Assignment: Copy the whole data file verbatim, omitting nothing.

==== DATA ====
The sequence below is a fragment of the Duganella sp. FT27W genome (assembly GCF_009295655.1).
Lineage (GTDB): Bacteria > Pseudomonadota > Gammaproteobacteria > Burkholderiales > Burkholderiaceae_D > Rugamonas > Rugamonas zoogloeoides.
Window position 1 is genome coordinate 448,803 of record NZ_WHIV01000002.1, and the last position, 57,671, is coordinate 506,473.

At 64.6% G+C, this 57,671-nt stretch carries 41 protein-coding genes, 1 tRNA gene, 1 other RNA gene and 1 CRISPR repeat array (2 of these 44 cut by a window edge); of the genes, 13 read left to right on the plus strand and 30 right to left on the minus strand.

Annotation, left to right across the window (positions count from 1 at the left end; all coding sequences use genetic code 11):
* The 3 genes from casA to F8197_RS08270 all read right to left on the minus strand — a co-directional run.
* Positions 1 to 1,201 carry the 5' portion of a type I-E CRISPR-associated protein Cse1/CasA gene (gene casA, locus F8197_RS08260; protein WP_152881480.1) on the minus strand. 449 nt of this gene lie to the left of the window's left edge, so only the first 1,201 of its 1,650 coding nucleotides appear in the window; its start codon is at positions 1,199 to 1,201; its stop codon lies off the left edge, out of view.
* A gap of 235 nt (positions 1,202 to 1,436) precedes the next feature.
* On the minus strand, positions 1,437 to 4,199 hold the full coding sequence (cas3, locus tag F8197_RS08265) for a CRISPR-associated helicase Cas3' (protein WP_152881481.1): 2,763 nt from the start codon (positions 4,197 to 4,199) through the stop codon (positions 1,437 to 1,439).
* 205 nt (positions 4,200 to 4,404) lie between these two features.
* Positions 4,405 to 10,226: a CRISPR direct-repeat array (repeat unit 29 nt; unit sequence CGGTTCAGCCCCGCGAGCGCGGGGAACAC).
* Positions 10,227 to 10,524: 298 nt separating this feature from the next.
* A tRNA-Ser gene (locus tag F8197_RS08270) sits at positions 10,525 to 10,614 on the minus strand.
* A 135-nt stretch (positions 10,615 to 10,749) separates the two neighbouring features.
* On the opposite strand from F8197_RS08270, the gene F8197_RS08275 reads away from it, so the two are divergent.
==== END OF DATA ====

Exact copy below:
The sequence below is a fragment of the Duganella sp. FT27W genome (assembly GCF_009295655.1).
Lineage (GTDB): Bacteria > Pseudomonadota > Gammaproteobacteria > Burkholderiales > Burkholderiaceae_D > Rugamonas > Rugamonas zoogloeoides.
Window position 1 is genome coordinate 448,803 of record NZ_WHIV01000002.1, and the last position, 57,671, is coordinate 506,473.

At 64.6% G+C, this 57,671-nt stretch carries 41 protein-coding genes, 1 tRNA gene, 1 other RNA gene and 1 CRISPR repeat array (2 of these 44 cut by a window edge); of the genes, 13 read left to right on the plus strand and 30 right to left on the minus strand.

Annotation, left to right across the window (positions count from 1 at the left end; all coding sequences use genetic code 11):
* The 3 genes from casA to F8197_RS08270 all read right to left on the minus strand — a co-directional run.
* Positions 1 to 1,201 carry the 5' portion of a type I-E CRISPR-associated protein Cse1/CasA gene (gene casA, locus F8197_RS08260; protein WP_152881480.1) on the minus strand. 449 nt of this gene lie to the left of the window's left edge, so only the first 1,201 of its 1,650 coding nucleotides appear in the window; its start codon is at positions 1,199 to 1,201; its stop codon lies off the left edge, out of view.
* A gap of 235 nt (positions 1,202 to 1,436) precedes the next feature.
* On the minus strand, positions 1,437 to 4,199 hold the full coding sequence (cas3, locus tag F8197_RS08265) for a CRISPR-associated helicase Cas3' (protein WP_152881481.1): 2,763 nt from the start codon (positions 4,197 to 4,199) through the stop codon (positions 1,437 to 1,439).
* 205 nt (positions 4,200 to 4,404) lie between these two features.
* Positions 4,405 to 10,226: a CRISPR direct-repeat array (repeat unit 29 nt; unit sequence CGGTTCAGCCCCGCGAGCGCGGGGAACAC).
* Positions 10,227 to 10,524: 298 nt separating this feature from the next.
* A tRNA-Ser gene (locus tag F8197_RS08270) sits at positions 10,525 to 10,614 on the minus strand.
* A 135-nt stretch (positions 10,615 to 10,749) separates the two neighbouring features.
* On the opposite strand from F8197_RS08270, the gene F8197_RS08275 reads away from it, so the two are divergent.